Moreover, the background grumble of our daily life turns out to be one of the most critical environment issues. From 2010 to 2016, the number of complaints filed against noise pollution has doubled from 250,000 to more than 500,000, taking up more than half of the environment-related complaints.
Despite consistent investment in noise prevention and control, with more than one billion yuan each year, the overall situation of environmental noise in China is still alarming, due to several major noise sources, ranging from traffic noise to population density, and the absence of effective management system.
“Ancient life was all silence. In the 19th century, with the invention of the machine, noise was born”, said Luigi Russolo, Italian painter and composer, in his futurist manifesto called The Art of Noises in 1913.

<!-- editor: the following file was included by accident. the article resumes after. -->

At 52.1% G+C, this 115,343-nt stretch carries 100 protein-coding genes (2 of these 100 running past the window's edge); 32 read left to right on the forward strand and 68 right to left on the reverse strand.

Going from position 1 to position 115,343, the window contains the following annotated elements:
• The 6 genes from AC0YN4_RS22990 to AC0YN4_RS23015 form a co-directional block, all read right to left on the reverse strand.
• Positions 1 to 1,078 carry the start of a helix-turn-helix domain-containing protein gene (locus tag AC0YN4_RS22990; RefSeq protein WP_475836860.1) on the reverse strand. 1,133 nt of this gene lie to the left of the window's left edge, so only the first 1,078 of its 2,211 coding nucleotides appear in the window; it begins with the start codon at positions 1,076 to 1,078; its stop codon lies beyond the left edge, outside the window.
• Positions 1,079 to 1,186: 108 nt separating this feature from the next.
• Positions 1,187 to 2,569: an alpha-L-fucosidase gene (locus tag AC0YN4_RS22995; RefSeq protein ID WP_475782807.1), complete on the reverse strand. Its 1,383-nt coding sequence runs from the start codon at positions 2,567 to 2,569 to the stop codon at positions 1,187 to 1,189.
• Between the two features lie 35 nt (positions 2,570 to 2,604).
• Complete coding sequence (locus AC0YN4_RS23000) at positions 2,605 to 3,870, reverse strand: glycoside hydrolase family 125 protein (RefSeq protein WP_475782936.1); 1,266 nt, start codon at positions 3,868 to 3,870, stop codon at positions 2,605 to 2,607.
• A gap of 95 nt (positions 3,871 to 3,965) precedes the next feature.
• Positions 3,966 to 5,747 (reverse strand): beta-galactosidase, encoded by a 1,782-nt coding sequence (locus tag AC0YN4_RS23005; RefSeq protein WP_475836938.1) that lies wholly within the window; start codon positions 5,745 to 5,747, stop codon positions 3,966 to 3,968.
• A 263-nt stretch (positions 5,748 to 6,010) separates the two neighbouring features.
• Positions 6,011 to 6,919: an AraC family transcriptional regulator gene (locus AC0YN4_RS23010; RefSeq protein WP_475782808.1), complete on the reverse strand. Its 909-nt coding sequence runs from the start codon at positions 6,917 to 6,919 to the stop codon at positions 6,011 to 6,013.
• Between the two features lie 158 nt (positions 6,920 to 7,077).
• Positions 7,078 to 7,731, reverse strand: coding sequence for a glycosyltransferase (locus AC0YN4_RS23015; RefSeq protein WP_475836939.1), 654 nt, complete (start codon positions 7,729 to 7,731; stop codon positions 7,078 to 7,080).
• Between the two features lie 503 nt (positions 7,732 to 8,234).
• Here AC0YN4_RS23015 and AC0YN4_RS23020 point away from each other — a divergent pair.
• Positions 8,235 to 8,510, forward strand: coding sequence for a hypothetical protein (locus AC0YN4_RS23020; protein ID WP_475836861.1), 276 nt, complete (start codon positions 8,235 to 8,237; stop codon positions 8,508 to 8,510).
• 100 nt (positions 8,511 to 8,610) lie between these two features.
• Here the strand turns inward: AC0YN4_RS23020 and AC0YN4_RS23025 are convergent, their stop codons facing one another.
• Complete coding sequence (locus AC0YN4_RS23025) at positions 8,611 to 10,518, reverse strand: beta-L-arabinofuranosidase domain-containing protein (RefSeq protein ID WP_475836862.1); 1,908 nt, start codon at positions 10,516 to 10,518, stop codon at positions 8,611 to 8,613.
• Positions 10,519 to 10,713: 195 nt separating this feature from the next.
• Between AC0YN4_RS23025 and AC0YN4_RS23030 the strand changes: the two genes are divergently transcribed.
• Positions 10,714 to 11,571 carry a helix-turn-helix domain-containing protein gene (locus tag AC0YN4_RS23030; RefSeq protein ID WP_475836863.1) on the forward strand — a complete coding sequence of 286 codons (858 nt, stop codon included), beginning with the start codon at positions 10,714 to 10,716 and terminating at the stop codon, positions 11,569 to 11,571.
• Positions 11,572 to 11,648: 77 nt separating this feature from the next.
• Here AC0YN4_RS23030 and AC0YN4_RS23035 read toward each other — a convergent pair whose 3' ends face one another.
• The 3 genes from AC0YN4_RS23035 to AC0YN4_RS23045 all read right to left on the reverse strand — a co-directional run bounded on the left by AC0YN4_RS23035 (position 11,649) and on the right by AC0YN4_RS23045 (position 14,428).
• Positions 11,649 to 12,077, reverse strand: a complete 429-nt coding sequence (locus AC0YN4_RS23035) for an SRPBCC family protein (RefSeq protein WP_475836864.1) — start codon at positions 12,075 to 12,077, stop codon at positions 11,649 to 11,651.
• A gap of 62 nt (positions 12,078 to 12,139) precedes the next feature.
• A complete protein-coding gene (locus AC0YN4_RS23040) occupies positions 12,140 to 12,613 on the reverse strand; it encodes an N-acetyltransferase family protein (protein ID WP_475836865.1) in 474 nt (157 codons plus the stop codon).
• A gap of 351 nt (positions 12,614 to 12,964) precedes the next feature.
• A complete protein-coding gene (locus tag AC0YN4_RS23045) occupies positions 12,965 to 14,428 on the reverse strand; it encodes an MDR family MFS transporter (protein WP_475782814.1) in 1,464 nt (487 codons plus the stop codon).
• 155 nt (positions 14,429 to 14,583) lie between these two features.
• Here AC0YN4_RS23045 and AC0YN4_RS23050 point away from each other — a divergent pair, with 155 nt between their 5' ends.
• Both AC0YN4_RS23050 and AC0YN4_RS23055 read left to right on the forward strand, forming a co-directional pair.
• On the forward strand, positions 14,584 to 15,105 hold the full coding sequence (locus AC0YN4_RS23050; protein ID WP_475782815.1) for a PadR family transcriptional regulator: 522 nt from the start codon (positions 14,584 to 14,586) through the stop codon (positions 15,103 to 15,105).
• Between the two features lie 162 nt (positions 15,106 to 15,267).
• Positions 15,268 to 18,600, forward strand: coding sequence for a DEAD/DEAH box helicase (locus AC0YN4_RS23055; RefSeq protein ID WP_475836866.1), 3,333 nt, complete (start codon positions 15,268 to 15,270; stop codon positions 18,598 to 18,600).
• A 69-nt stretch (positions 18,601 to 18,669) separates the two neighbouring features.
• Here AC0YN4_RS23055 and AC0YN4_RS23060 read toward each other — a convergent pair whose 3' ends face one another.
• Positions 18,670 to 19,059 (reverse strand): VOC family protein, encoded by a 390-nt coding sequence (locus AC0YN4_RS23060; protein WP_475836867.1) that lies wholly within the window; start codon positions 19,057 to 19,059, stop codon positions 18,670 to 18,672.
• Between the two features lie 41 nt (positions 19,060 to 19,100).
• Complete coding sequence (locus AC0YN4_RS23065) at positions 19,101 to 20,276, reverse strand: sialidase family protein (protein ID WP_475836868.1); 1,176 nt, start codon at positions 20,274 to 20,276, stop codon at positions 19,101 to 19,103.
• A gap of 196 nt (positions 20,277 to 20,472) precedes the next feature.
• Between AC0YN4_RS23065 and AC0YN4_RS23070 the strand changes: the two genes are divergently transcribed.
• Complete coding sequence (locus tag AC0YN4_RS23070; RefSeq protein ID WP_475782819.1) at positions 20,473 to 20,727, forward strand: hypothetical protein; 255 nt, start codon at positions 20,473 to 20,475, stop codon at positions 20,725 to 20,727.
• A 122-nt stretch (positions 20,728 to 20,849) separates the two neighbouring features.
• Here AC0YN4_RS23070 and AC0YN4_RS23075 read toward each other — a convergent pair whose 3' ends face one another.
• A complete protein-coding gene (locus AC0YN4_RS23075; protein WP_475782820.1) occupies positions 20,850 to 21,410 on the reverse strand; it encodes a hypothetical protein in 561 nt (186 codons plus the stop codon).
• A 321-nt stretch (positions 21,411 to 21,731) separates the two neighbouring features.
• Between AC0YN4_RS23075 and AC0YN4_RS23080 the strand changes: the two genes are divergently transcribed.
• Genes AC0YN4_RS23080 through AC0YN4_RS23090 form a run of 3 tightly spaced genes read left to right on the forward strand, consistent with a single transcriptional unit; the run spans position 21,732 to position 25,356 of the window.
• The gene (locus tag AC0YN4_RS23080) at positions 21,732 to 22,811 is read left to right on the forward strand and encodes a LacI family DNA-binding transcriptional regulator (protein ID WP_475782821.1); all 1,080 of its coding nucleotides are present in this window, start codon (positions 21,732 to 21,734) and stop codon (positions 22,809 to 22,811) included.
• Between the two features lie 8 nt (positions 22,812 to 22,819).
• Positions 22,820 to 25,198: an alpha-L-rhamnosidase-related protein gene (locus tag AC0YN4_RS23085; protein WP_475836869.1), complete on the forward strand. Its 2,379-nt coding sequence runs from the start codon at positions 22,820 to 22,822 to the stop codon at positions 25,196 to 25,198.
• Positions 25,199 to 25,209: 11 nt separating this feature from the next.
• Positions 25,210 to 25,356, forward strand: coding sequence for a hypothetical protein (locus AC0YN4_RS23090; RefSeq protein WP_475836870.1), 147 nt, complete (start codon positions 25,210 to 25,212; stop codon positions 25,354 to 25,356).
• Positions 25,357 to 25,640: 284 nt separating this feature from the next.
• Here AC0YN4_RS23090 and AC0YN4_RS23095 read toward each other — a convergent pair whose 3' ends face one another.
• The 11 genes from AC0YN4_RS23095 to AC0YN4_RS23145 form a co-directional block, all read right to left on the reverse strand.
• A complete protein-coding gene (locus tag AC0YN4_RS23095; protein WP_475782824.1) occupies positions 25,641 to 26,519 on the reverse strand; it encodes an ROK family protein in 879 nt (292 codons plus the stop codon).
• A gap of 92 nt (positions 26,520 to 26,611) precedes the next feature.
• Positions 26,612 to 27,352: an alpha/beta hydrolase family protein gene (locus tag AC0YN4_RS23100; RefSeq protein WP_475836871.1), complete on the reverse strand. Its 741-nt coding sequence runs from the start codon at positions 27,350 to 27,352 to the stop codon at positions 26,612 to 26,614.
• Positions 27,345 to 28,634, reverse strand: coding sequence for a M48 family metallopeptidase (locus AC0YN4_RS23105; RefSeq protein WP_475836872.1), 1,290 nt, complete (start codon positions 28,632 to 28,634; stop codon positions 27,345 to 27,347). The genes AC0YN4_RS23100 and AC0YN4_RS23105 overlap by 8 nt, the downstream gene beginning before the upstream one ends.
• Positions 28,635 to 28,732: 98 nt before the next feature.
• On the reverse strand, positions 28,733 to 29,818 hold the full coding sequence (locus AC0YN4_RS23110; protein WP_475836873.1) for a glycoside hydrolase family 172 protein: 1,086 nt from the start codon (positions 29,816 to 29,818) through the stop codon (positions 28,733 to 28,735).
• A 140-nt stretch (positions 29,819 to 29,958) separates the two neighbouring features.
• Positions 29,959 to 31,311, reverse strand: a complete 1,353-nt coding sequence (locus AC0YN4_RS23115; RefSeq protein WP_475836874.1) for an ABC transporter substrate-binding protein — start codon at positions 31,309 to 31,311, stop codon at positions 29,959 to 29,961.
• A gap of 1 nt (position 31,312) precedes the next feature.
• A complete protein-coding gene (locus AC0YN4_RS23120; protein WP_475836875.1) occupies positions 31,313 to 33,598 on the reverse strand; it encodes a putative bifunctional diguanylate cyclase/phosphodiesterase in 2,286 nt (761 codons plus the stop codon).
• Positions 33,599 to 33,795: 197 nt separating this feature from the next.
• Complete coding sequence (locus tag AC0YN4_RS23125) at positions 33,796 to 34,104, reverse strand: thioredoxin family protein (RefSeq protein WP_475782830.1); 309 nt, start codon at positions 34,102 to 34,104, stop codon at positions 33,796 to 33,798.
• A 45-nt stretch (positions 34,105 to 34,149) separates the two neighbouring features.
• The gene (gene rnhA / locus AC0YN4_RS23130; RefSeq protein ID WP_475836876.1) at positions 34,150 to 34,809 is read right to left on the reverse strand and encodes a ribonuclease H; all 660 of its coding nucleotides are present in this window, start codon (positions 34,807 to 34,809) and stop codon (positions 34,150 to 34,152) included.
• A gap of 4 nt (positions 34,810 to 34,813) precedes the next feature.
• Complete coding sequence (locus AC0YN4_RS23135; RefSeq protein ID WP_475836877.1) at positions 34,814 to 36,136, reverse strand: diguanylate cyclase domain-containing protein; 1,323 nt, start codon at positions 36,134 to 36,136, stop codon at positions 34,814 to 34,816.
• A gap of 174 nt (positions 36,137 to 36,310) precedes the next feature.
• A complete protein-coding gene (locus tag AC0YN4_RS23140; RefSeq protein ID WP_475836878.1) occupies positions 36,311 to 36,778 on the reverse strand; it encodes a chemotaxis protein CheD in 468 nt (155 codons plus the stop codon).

Yet in reality, noises are rather fussy than artsy – just like how the unwanted sound sabotages the harmonics of urban life with the existence of which is hardly avoidable or traceable.
Walking across the urban soundscapes of different cities in China, one may get to notice the looming cloud of noises that comes from all directions, no matter you are at home or one the way back home, asleep or trying to get some sleep, working or just off work.
WU Fei, a 23-year-old young historian studying in Hong Kong, found herself helpless when dealing with the noises from a construction site next to her home in Dandong City.
“The residential community we live in has been under construction for years now, ever since we moved in”, she said. “The workers start working after 5:30 am every day, and last night it did not stop until 11:30pm.”